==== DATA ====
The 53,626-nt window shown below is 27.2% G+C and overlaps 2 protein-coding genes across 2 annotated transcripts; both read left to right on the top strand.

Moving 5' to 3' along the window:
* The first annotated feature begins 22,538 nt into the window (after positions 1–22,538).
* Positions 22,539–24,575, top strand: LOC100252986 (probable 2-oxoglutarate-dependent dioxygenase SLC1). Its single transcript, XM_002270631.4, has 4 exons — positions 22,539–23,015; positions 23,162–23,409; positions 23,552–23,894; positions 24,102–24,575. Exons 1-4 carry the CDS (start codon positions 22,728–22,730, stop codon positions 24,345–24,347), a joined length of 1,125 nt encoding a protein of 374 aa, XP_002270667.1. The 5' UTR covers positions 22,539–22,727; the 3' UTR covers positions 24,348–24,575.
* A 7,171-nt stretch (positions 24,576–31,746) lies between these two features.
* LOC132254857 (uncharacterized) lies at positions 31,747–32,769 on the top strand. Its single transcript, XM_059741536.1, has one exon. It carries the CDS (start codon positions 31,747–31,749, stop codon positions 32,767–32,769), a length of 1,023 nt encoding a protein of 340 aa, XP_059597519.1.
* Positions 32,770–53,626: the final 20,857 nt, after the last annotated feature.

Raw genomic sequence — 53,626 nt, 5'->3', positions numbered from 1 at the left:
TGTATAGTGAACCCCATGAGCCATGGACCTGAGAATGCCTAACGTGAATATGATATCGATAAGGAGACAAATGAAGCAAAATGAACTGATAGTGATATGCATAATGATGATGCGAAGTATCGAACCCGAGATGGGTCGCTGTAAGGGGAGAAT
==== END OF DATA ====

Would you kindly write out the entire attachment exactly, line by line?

The 53,626-nt window shown below is 27.2% G+C and overlaps 2 protein-coding genes across 2 annotated transcripts; both read left to right on the top strand.

Moving 5' to 3' along the window:
* The first annotated feature begins 22,538 nt into the window (after positions 1–22,538).
* Positions 22,539–24,575, top strand: LOC100252986 (probable 2-oxoglutarate-dependent dioxygenase SLC1). Its single transcript, XM_002270631.4, has 4 exons — positions 22,539–23,015; positions 23,162–23,409; positions 23,552–23,894; positions 24,102–24,575. Exons 1-4 carry the CDS (start codon positions 22,728–22,730, stop codon positions 24,345–24,347), a joined length of 1,125 nt encoding a protein of 374 aa, XP_002270667.1. The 5' UTR covers positions 22,539–22,727; the 3' UTR covers positions 24,348–24,575.
* A 7,171-nt stretch (positions 24,576–31,746) lies between these two features.
* LOC132254857 (uncharacterized) lies at positions 31,747–32,769 on the top strand. Its single transcript, XM_059741536.1, has one exon. It carries the CDS (start codon positions 31,747–31,749, stop codon positions 32,767–32,769), a length of 1,023 nt encoding a protein of 340 aa, XP_059597519.1.
* Positions 32,770–53,626: the final 20,857 nt, after the last annotated feature.

Raw genomic sequence — 53,626 nt, 5'->3', positions numbered from 1 at the left:
TGTATAGTGAACCCCATGAGCCATGGACCTGAGAATGCCTAACGTGAATATGATATCGATAAGGAGACAAATGAAGCAAAATGAACTGATAGTGATATGCATAATGATGATGCGAAGTATCGAACCCGAGATGGGTCGCTGTAAGGGGAGAAT